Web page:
What is yoga... ?

An interesting and difficult question that concerns many practitioners. As the yoga teacher I am often asked, is yoga a philosophy or a religion? As a rule, I try to evade the answer, so as not to impose my vision, not to destroy the formed foundations of a particular person. I often ask the counter question: "What would you prefer?". And sometimes we get engaged in fascinating conversations.

If we take our longstanding society we tend to avoid topics like freedom, sex, money, race, and religion for various reasons. These topics are considered unethical, forbidden, inconvenient, as if they do not exist at all, and they do not affect us in any way. But it is not so. I think these topics are of vital importance in everyone's life. In fact, they are our driving forces, what most of us live and develop for.

So, if we are practicing yoga, lets think together a little. 

Religion or philosophy? And is there any difference at all?

There are several fundamental differences between these two ways of thinking.

1. Faith or research.

As for faith: imagine that a human brain is a sorting machine. Information was received, processed immediately, and the response was Yes/ no / I don't know / agree / disagree and so on. An essential function that helps us to survive. People who created religious ideas played it very well, coming up with unshakable rules. You don't need to think much about "truths", everything is written, everything is clear and simple! You just need to follow them, play by the rules, and then the reward will be waiting at the end!

The first and most difficult step to philosophy is to understand obligations in a different way of thinking. By slowing down the "sorting mechanism", we get a state of neutrality. Instead of judging, marking, we leave ideas in a neutral position, open for further consideration. Time will judge what is true and what is not.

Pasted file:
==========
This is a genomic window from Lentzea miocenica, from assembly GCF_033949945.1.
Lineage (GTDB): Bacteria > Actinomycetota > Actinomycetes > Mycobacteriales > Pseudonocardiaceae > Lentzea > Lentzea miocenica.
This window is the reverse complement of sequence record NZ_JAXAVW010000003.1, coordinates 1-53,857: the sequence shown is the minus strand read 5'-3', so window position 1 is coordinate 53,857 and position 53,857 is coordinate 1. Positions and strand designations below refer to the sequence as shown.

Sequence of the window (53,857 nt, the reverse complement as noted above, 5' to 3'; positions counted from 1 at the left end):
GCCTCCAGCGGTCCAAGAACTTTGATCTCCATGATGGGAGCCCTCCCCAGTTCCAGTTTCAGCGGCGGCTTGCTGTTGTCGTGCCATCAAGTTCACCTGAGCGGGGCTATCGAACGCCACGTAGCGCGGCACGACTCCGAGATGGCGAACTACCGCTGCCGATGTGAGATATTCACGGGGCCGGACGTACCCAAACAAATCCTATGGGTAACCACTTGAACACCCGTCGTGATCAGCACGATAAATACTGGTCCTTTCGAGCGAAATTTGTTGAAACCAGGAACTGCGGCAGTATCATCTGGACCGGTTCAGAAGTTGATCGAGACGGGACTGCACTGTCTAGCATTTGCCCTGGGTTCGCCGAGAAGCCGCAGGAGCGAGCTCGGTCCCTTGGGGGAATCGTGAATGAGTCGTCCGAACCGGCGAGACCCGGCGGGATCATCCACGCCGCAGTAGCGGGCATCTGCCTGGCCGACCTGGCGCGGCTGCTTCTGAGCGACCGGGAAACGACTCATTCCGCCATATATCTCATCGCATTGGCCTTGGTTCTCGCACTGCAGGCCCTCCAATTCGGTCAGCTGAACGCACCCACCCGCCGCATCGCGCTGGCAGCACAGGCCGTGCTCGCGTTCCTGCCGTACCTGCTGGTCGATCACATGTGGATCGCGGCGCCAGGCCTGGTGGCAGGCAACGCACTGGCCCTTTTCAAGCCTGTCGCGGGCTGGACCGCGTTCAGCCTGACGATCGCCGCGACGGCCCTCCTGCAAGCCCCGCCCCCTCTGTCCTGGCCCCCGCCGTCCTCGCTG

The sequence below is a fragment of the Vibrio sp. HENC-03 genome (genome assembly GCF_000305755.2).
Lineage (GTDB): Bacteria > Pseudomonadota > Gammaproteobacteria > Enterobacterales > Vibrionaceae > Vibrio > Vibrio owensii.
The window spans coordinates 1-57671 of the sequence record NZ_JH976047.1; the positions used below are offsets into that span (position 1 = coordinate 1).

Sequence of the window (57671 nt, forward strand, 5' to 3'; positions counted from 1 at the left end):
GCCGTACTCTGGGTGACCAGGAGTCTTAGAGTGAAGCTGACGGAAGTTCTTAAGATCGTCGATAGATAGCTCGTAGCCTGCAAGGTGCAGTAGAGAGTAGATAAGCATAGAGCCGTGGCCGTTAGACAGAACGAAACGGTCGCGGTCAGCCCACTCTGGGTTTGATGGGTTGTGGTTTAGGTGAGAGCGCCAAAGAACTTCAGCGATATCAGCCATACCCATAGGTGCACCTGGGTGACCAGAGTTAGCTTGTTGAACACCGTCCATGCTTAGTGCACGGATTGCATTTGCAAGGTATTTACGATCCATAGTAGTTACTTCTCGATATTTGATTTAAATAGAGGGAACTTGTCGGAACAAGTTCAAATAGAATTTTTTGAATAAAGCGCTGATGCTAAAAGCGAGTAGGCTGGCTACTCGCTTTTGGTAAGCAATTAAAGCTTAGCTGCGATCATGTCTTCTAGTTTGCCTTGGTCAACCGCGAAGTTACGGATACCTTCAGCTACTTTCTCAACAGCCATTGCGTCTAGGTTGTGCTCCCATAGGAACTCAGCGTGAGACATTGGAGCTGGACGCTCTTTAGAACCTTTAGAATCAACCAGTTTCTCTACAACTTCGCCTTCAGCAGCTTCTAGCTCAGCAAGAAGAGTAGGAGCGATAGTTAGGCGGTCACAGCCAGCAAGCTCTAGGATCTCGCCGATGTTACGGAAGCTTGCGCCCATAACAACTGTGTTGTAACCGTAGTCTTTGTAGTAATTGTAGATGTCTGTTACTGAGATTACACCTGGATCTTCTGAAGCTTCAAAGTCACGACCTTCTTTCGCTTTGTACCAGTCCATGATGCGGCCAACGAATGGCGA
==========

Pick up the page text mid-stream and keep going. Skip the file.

The philosophical idea is not to accept everything at once. It lies in the fact that there are no simple truths. In fact, everything we study and what others say is unknown for sure. Understanding this is more important than being right. God, life after death, emotions, nature, or what is truth...?

Yoga always leaves the question open about everything. Each practitioner searches for the answer him/herself and enjoys the search path.

2. Practice and a word.

Religious knowledge is based on the written word. Bible, Koran, etc. Different people have reproduced the tenets of faith in different ways, but in the end, we can sit down and read them.

The ancestor of philosophy, Socrates, did not write a word. Everything we know is written by his disciples and the people around him. He has been the greatest thinker: "The spoken word has power. As soon as it is recorded, it is half dead."

Ancient yoga schools and teachers passed on knowledge only from face to face. Without writing anything down, everyone learned words, practice, and then shared their experience.

3. Responsibility.

Religion makes a choice. And as long as we follow the path of this choice, nothing will happen to us. Religion takes care of us. If we go beyond the limits, no one else takes responsibility for us.

Philosophy boldly asks: "What do you think about it? What is Your result? Can you be sure of that? Do you take responsibility for this?"

Yes, there are more questions than answers, but everyone is looking for answers alone. It is personal responses to your and only your individual requests.

It seems to me that the path to true bliss runs through spirituality, but also through physical, emotional, and material needs. All religions lead to one God, and all philosophy is based on human kindness. But this is just my belief. There is a fine line between religion and philosophy, and the choice is Up to you. I hope your choice will be sincere and you will enjoy your trip.

I'm on my way too. And I'm grateful for this opportunity.